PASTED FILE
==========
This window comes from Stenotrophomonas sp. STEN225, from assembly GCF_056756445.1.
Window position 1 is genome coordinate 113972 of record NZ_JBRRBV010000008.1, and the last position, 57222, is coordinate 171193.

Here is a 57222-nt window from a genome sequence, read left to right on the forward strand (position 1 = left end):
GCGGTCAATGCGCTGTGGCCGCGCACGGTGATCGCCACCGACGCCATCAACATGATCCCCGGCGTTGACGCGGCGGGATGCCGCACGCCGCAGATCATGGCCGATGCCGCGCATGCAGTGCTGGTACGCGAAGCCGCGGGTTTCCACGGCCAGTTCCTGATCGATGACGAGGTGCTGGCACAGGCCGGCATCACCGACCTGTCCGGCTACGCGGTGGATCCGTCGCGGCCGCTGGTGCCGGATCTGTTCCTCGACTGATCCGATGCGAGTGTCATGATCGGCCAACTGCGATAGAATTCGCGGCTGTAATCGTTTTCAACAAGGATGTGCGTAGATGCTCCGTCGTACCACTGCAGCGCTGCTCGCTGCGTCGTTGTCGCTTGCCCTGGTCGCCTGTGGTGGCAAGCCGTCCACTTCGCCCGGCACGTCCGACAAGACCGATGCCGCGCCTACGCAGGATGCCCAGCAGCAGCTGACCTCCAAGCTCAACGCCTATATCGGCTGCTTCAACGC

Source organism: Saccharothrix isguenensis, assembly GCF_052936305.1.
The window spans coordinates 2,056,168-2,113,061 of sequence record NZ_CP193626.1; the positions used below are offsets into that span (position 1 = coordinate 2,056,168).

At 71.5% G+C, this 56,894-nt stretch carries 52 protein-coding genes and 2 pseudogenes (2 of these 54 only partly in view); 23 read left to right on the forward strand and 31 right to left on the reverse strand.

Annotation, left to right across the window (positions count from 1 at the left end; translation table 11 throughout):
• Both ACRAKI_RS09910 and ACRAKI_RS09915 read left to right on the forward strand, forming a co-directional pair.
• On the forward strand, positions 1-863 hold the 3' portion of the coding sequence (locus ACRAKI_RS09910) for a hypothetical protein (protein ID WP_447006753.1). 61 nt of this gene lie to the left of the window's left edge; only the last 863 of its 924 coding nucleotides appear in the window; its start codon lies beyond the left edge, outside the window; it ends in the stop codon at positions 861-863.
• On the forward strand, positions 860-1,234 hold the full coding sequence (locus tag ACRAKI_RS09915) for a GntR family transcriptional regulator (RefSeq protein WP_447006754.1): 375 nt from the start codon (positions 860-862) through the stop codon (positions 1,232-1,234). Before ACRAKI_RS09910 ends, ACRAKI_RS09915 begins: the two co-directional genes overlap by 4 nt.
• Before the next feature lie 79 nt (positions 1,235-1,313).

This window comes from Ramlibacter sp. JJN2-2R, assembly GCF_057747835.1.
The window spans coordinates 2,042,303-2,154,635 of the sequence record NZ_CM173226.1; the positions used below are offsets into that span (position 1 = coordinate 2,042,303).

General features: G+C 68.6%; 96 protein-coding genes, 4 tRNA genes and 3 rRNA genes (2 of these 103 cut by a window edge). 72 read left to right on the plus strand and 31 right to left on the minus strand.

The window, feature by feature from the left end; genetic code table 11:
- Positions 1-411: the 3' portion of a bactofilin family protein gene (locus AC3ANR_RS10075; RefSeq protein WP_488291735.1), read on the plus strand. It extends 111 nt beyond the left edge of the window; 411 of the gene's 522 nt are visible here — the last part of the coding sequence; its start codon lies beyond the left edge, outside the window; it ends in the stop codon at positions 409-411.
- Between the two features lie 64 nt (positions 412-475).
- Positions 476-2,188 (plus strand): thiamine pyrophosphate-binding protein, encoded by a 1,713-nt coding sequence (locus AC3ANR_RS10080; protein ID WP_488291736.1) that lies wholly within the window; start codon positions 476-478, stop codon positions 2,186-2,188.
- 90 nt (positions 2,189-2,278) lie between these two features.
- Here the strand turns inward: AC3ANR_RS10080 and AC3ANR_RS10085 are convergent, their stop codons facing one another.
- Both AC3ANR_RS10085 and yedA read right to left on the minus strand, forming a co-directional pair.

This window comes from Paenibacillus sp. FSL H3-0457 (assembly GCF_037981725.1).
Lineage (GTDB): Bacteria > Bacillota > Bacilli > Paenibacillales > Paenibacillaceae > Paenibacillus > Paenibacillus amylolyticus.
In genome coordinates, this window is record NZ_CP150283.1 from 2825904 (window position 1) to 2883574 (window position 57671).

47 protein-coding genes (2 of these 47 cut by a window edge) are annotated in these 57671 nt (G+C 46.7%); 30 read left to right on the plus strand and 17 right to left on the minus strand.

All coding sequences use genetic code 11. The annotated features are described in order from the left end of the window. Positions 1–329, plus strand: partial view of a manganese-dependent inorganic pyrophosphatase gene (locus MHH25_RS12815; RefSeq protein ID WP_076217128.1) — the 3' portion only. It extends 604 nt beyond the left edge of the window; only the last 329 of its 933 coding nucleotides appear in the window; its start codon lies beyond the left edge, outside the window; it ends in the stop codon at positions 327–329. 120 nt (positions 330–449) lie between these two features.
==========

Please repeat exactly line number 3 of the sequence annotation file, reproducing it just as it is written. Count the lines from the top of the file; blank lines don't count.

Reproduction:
Here is a 57222-nt window from a genome sequence, read left to right on the forward strand (position 1 = left end):